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Drug-testing Shakespeare: Did he or didn't he?

Anthropologist asks for permission to open the literary legend's grave to perform analyses that could explain whether or not the bard got his inspiration from smoking pot, among other questions
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An anthropologist wants to establish whether or not the bard smoked pot. (Oli Scarff/Getty Images)

Did he or didn't he? That is the question.

Actually, the question of whether or not William Shakespeare was a pothead is one of several mysteries about the bard that Francis Thackeray, director of the Institute for Human Evolution in Johannesburg, South Africa wants to look into. And in his quest for answers, the anthropologist said that he has formally asked the Church of England for permission to open the graves of Shakespeare and several close relatives, all of whom are buried under a local church in Stratford-on-Avon in England.

Thackeray's proposed exhumation of the bard is meant to address a mystery that has been niggling at the anthropologist since 2001, when he discovered evidence of marijuana and cocaine on clay pipes found in the garden of Shakespeare’s old house and wondered about possible herbal inspiration, according to Atlantic Wire.

Cannabis was grown in England at the time and was used to make textiles and rope. And some have pointed out that Shakespeare alluded to drug use in references such as a mention of a "noted weed" in Sonnet 76.

But there are other questions to be answered too. Thackeray wants, first off, to establish that the remains are, in fact, those of Shakespeare, according to Fox News. He also would like to ascertain the cause of the bard's death.

Shakespeare's skeleton could reveal clues about his health and death, but the question of his drug use can only be resolved by the presence of hair, fingernails or toenails in the grave, Thackeray said, according to LiveScience.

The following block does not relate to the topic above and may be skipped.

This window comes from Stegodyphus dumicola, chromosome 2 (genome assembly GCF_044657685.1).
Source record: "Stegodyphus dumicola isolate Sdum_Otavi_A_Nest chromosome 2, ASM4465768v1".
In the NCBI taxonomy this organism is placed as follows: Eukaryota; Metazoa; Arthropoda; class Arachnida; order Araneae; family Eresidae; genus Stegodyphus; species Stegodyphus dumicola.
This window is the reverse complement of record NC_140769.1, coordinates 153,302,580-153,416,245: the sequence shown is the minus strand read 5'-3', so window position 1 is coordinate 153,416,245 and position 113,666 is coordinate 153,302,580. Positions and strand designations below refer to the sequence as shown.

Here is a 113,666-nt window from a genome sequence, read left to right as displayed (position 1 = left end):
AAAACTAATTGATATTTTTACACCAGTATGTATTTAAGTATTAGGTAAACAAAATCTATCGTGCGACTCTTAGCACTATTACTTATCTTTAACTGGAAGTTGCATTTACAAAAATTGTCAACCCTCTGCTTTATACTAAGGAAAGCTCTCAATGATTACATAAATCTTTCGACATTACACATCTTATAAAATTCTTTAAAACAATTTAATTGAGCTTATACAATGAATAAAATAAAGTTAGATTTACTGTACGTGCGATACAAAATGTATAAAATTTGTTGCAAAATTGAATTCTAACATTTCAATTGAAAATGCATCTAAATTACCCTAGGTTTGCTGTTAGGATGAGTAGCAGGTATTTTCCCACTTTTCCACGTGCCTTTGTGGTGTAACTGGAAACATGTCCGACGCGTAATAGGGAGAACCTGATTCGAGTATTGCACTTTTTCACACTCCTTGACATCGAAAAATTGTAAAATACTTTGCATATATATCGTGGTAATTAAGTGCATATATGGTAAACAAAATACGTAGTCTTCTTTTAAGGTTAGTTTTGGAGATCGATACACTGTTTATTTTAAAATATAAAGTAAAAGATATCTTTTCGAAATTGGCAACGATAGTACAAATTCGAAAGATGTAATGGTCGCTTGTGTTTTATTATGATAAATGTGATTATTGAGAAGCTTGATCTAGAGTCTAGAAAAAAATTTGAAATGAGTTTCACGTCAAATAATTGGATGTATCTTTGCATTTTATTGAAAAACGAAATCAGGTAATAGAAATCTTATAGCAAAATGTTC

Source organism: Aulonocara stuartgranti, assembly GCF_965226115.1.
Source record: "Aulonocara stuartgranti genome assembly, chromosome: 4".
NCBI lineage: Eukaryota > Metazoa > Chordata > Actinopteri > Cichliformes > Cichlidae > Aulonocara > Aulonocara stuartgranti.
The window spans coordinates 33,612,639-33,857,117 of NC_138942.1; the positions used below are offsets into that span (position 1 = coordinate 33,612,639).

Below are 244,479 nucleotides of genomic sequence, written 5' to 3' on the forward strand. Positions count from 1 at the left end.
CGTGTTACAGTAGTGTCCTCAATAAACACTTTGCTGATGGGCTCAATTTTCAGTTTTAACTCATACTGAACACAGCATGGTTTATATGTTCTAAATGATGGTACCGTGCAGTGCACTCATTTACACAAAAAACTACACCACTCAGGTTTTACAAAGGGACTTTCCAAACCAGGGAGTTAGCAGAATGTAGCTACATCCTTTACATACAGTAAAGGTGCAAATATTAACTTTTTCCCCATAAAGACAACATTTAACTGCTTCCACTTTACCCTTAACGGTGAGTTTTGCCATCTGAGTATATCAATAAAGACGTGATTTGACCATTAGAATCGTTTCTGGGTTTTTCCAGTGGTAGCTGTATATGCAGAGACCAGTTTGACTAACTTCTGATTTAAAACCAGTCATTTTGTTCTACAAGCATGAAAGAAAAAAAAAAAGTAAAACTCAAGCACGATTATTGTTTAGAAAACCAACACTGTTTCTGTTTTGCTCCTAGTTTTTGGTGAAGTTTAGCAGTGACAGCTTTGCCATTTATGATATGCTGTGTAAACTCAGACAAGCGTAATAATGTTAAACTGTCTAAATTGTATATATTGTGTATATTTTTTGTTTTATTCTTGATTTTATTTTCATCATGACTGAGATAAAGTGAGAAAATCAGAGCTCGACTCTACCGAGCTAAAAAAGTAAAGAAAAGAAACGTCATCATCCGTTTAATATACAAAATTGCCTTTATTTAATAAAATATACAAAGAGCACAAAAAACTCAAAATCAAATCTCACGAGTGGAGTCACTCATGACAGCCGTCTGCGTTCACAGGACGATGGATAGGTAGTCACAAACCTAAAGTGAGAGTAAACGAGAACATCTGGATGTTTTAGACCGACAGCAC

Thackeray said that chemical analysis on "extremely small samples" of keratin left in Shakespeare's fingernails or toenails can be sampled for marijuana, and chemical analysis of his teeth could also provide clues about his smoking habits, but it wouldn't prove what exactly was in the pipe, according to Slate.

Whether or not Shakespeare smoked pot, one thing that's certain is that he didn't want to be dug up, Atlantic Wire says. His tombstone, located in the Church of the Holy Trinity, reads: "'Blessed be the man that spares these stones. And cursed be he that moves my bones."

Thackeray is aware of the curse, but said that his research would use a portable technique called laser surface scanning, which would allow him to digitally scan the skeleton without moving it, according to Time. And, the anthropologist clarified, the curse “does not refer to teeth.”

The Church has denied any knowledge of the project, according to Fox News. But Thackeray said the paperwork is filed, according to LiveScience.

"The application has been submitted," he said. "We are now just simply waiting for a formal response. … We respect the fact that it will take time to have our proposal examined and assessed."

Examples of people wanting to know whether or not famous historical figures got high aren't new, Mother Jones points out:

But this might be the first time a scientist has ever gone so far as to actually try to dig up a body to prove it. With the upcoming release of Anonymous, a film based on the fringe theory that Shakespeare was a fraud, it looks like the Bard just can't catch a break these days.

http://www.globalpost.com/dispatches/globalpost-blogs/weird-wide-web/researchers-exhume-shakespeare-remains-pothead

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